Elizabeth Childs wrote:
> I have heard about a keyboard that could be designed that would be one
> step beyond the Dvorak. It would have just one row of keys, and key
> combinations would signify the letters. So keys 1 and 5 together could
> represent "B", keys 3, 7 and 8 could represent @, and so forth. The
> name of this idea is a "chord board".
> So far as I know, one has never been produced, and a web search turned
> up MIDI stuff. Maybe I have the wrong name. But I was thinking this
> would make a great interface for a wearable keyboard - a pressure
> sensitive glove would allow you to type while playing "air piano".
> Any thoughts?
I've been a computer hobbyist for a long time. In the late '70s, Byte magazine had a construction article on such a device, and the software to run it. the device was a hemisphere with the diameter of a tennis ball. It had two buttons per finger, one under the fingertip and one under the portion of finger nearest the palm. It had several buttons for the thumb. The idea was that the finger position didn't change much.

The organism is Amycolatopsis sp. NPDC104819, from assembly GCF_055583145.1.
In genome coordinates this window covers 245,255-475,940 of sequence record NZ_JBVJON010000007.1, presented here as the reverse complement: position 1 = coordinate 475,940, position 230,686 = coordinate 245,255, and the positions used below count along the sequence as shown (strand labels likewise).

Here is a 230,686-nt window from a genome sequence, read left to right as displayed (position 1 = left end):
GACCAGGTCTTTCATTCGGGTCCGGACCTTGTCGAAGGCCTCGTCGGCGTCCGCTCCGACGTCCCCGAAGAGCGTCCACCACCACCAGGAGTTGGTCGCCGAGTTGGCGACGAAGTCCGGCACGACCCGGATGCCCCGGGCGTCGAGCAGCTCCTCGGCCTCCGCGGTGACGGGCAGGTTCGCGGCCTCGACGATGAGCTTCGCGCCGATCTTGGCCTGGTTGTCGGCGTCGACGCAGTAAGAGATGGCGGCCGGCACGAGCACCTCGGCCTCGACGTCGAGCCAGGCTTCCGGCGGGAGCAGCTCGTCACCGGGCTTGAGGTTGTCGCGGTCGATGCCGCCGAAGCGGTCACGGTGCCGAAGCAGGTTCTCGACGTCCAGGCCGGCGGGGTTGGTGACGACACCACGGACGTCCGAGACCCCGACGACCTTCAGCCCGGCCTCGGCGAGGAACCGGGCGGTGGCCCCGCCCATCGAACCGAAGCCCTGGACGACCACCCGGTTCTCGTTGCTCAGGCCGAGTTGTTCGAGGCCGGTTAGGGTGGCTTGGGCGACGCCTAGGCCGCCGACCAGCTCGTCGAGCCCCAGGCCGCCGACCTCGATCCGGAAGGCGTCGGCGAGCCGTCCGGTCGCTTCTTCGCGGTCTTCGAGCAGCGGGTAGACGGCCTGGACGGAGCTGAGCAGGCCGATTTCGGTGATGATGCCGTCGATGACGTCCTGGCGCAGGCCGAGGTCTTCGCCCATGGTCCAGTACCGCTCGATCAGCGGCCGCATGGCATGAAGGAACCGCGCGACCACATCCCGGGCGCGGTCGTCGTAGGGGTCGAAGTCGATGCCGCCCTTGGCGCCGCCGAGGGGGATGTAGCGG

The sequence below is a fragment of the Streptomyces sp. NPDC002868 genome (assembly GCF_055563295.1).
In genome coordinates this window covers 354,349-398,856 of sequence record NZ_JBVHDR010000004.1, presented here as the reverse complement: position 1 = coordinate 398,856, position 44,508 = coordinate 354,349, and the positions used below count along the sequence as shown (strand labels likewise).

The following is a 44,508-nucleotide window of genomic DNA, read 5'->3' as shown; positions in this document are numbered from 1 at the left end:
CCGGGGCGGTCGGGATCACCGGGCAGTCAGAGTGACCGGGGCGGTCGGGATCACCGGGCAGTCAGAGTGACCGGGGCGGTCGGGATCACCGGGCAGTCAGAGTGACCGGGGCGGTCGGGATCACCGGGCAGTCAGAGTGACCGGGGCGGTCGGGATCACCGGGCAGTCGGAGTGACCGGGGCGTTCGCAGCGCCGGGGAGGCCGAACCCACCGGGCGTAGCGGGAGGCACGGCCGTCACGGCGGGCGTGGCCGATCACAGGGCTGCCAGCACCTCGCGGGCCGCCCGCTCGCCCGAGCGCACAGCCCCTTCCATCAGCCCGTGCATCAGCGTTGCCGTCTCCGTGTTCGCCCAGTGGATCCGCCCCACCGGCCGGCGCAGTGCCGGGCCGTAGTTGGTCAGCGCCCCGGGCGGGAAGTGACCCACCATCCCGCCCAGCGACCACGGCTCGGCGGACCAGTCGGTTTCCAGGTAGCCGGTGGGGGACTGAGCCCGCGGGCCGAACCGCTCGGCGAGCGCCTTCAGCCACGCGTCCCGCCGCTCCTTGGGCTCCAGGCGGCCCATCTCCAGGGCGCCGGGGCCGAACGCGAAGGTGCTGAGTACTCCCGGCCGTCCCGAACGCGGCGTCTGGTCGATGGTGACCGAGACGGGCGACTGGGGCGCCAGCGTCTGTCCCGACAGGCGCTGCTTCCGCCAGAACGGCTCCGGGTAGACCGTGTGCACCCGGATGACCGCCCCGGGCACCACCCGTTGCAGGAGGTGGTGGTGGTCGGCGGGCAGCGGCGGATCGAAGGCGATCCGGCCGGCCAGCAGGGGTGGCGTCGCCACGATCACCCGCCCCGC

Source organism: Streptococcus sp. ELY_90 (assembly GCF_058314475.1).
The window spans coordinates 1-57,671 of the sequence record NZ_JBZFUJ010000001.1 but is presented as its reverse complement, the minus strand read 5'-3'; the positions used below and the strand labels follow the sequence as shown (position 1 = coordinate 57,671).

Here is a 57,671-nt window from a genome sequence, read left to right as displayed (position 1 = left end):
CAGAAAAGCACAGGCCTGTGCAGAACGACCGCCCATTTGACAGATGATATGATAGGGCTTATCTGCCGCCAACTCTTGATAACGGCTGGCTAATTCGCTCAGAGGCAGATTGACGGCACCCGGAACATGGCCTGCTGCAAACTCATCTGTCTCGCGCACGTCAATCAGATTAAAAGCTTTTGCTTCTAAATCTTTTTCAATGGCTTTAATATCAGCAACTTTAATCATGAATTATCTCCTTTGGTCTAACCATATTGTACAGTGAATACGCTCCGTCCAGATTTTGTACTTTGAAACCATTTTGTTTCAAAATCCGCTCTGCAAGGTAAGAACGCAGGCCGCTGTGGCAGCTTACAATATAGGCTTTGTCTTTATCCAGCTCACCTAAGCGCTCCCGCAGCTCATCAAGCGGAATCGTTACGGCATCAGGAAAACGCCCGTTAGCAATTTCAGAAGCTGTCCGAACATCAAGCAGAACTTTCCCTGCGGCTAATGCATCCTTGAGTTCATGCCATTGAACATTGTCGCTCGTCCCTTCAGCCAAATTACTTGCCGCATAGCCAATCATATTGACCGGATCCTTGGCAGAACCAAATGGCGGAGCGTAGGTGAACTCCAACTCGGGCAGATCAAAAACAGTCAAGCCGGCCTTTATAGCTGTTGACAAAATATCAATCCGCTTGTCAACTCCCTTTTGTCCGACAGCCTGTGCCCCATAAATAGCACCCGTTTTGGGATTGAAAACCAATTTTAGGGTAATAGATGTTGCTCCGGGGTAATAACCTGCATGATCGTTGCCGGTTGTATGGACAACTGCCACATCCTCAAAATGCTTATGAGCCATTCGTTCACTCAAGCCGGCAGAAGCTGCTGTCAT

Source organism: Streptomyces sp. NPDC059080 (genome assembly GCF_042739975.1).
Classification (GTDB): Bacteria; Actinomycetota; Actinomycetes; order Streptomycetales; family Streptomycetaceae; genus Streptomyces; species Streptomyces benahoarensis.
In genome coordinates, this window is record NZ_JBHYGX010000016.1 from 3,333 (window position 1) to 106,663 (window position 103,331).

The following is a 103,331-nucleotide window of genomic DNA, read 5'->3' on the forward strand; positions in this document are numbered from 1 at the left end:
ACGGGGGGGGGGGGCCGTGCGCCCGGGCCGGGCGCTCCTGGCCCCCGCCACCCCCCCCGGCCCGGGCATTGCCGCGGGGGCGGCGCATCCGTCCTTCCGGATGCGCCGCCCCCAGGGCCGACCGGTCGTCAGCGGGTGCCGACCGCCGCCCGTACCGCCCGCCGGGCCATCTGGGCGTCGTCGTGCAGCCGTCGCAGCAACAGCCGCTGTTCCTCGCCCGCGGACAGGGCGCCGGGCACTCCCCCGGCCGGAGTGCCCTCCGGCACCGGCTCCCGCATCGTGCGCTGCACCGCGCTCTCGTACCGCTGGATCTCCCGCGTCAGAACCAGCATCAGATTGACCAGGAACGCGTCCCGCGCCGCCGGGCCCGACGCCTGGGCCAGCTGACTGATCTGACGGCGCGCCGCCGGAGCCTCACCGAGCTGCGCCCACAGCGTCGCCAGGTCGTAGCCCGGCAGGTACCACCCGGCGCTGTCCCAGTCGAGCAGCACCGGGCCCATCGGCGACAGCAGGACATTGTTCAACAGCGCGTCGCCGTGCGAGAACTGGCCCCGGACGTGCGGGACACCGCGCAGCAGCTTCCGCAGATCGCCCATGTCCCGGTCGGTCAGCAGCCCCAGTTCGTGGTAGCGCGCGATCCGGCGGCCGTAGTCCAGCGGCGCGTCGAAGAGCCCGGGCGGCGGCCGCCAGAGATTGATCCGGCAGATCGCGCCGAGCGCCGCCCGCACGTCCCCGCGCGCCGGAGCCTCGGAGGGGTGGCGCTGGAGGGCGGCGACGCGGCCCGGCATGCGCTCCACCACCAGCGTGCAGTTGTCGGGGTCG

There was a kit, also, with the buttons, the plastic hemisphere, and other stuff. The user was supposed to customize the button positions to fit the user's hand, so the device was personalized. users claimed very high keying speeds, and the device was much cheaper than a keyboard. keyboards weren't cheap back then.